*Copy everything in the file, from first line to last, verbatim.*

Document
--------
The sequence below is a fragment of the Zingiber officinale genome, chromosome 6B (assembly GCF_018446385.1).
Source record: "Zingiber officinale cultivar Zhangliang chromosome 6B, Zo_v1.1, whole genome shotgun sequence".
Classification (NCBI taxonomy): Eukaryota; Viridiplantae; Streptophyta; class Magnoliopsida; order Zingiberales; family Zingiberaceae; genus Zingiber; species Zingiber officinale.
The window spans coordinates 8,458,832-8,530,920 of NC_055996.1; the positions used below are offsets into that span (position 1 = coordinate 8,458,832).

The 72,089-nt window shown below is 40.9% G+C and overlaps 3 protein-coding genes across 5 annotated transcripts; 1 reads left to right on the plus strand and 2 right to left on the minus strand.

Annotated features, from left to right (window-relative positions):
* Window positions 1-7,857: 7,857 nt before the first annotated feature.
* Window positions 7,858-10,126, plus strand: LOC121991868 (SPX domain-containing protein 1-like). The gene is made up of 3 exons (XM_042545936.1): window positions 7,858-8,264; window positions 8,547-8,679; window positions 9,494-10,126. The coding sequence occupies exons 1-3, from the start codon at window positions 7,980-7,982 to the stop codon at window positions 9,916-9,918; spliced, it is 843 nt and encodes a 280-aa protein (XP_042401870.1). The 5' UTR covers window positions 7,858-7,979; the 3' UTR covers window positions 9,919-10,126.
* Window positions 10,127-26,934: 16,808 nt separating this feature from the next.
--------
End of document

The sequence below is a fragment of the Zingiber officinale genome, chromosome 6B (assembly GCF_018446385.1).
Source record: "Zingiber officinale cultivar Zhangliang chromosome 6B, Zo_v1.1, whole genome shotgun sequence".
Classification (NCBI taxonomy): Eukaryota; Viridiplantae; Streptophyta; class Magnoliopsida; order Zingiberales; family Zingiberaceae; genus Zingiber; species Zingiber officinale.
The window spans coordinates 8,458,832-8,530,920 of NC_055996.1; the positions used below are offsets into that span (position 1 = coordinate 8,458,832).

The 72,089-nt window shown below is 40.9% G+C and overlaps 3 protein-coding genes across 5 annotated transcripts; 1 reads left to right on the plus strand and 2 right to left on the minus strand.

Annotated features, from left to right (window-relative positions):
* Window positions 1-7,857: 7,857 nt before the first annotated feature.
* Window positions 7,858-10,126, plus strand: LOC121991868 (SPX domain-containing protein 1-like). The gene is made up of 3 exons (XM_042545936.1): window positions 7,858-8,264; window positions 8,547-8,679; window positions 9,494-10,126. The coding sequence occupies exons 1-3, from the start codon at window positions 7,980-7,982 to the stop codon at window positions 9,916-9,918; spliced, it is 843 nt and encodes a 280-aa protein (XP_042401870.1). The 5' UTR covers window positions 7,858-7,979; the 3' UTR covers window positions 9,919-10,126.
* Window positions 10,127-26,934: 16,808 nt separating this feature from the next.